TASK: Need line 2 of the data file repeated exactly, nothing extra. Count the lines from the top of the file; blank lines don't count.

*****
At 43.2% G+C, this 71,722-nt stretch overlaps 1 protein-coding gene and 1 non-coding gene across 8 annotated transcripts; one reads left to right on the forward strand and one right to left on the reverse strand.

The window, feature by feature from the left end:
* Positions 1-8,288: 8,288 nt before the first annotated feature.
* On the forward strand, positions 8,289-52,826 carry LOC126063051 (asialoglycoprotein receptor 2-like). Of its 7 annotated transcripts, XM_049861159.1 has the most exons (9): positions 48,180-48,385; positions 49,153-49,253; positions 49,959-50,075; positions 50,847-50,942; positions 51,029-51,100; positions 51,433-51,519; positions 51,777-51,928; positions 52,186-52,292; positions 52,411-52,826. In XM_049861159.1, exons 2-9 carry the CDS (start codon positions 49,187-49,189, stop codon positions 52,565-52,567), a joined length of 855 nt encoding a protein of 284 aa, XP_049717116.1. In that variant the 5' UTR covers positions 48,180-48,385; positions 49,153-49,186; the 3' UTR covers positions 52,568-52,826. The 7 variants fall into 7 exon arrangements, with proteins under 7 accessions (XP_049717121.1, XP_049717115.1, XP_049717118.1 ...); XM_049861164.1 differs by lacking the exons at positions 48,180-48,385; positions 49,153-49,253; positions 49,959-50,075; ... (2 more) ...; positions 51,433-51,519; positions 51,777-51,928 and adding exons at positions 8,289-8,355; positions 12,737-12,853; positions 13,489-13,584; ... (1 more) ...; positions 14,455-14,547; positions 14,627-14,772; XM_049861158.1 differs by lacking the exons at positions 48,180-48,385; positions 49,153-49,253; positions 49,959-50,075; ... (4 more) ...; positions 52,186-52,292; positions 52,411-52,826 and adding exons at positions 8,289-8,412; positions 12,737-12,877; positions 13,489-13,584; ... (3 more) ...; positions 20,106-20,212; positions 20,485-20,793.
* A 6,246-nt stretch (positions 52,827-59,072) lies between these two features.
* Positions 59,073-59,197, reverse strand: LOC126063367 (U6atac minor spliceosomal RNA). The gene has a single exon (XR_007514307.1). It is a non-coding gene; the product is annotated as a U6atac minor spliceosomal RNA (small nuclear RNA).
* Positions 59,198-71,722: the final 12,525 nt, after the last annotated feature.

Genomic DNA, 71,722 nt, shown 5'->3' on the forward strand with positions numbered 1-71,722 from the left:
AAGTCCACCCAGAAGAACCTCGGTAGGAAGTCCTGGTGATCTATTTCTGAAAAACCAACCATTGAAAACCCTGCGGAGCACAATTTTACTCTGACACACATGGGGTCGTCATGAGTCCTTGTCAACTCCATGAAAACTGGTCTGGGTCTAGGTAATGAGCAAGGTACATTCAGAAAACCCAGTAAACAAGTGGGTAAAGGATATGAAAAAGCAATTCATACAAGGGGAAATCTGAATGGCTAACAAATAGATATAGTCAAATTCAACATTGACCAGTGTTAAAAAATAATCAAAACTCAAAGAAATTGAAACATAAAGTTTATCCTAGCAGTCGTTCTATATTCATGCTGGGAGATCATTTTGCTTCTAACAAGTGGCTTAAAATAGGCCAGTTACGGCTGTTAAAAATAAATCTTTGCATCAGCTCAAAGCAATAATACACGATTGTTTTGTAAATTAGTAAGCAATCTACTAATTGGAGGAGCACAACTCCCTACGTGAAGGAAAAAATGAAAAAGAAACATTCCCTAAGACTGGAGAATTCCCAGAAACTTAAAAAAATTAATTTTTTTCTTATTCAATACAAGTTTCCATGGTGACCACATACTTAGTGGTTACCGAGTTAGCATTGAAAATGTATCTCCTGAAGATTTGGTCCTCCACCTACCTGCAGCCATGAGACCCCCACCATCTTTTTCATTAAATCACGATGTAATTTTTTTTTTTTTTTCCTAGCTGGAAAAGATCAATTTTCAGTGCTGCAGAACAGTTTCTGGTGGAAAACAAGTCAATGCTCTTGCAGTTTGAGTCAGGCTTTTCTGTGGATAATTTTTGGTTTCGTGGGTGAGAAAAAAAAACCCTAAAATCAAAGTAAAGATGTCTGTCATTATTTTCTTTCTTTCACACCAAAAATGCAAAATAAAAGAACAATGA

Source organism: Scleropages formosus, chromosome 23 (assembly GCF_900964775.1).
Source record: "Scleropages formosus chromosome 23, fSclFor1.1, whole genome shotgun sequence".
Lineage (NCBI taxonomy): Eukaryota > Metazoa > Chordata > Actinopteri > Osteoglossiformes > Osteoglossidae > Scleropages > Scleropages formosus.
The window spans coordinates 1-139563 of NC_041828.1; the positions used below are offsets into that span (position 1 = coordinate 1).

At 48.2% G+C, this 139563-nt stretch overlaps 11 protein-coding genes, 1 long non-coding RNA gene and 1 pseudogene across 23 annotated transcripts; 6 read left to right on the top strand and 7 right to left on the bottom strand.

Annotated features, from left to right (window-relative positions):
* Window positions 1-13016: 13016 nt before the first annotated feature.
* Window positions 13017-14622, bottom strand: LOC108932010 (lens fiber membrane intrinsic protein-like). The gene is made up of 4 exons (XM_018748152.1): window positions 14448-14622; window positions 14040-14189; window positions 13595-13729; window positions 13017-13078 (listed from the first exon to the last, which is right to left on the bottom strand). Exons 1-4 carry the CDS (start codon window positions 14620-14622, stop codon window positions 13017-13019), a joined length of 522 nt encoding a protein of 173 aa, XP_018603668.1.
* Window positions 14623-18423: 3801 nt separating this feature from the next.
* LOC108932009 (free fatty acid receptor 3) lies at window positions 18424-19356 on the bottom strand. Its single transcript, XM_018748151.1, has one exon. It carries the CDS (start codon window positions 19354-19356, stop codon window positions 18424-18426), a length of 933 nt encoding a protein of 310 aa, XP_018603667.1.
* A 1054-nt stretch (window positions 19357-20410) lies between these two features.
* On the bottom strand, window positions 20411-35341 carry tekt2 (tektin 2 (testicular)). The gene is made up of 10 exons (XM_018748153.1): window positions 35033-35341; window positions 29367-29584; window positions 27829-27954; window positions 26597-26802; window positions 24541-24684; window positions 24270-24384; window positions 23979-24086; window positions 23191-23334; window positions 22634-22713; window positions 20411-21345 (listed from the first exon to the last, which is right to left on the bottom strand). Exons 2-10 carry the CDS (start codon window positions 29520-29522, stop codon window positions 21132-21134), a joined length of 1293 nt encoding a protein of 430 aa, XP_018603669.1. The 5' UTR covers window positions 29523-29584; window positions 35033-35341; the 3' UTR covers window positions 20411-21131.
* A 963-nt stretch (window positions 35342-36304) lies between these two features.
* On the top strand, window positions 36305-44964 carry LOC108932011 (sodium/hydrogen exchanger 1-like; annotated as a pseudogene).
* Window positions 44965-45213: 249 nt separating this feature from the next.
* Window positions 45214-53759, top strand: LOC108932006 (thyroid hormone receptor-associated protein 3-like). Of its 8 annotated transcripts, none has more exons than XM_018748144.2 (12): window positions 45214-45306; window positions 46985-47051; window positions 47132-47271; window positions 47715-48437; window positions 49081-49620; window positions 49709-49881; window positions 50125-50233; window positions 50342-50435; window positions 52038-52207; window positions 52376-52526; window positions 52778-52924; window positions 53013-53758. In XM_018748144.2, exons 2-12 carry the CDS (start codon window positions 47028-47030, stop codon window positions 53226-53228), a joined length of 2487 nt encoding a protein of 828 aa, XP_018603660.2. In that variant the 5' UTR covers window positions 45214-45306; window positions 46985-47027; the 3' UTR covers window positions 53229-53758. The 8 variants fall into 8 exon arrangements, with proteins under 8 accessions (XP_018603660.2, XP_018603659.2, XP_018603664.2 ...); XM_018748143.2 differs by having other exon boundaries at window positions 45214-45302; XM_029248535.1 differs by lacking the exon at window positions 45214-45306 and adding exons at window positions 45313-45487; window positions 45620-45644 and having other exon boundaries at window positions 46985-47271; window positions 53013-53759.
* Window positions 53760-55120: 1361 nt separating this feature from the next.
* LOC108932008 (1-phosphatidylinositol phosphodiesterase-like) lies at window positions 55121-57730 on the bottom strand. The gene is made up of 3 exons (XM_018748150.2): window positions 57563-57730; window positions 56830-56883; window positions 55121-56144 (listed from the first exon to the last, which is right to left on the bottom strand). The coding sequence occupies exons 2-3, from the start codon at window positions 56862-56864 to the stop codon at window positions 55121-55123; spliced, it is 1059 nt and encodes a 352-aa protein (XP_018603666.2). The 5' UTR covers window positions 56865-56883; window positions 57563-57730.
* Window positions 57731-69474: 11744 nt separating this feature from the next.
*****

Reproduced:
The window, feature by feature from the left end: